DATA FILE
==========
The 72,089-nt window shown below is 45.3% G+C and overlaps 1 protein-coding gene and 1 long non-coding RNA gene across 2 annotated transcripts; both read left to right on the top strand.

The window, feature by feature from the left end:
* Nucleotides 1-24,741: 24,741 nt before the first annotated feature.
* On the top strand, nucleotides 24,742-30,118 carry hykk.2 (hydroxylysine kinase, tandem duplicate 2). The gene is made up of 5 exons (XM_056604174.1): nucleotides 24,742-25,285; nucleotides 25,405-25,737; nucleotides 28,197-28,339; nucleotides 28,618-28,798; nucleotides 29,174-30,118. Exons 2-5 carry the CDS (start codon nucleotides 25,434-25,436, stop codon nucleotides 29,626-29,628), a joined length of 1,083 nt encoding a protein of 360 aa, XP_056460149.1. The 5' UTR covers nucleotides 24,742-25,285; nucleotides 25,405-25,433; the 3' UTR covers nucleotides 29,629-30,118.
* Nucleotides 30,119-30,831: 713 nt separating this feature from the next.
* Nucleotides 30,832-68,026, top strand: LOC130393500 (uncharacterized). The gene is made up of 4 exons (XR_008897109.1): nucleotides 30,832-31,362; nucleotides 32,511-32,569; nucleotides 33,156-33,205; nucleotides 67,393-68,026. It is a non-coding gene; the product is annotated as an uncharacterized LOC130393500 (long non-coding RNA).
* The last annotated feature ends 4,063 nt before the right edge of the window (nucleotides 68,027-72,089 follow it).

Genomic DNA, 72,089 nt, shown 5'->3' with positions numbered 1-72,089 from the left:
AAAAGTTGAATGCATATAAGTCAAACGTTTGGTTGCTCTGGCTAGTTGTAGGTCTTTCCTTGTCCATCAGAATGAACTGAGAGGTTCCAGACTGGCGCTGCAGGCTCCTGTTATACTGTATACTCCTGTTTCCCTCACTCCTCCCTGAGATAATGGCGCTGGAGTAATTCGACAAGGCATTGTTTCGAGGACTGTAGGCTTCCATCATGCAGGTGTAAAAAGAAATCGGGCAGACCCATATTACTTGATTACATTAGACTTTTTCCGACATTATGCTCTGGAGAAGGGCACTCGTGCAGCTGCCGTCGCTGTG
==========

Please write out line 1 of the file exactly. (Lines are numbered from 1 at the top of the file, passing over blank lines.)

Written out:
The 72,089-nt window shown below is 45.3% G+C and overlaps 1 protein-coding gene and 1 long non-coding RNA gene across 2 annotated transcripts; both read left to right on the top strand.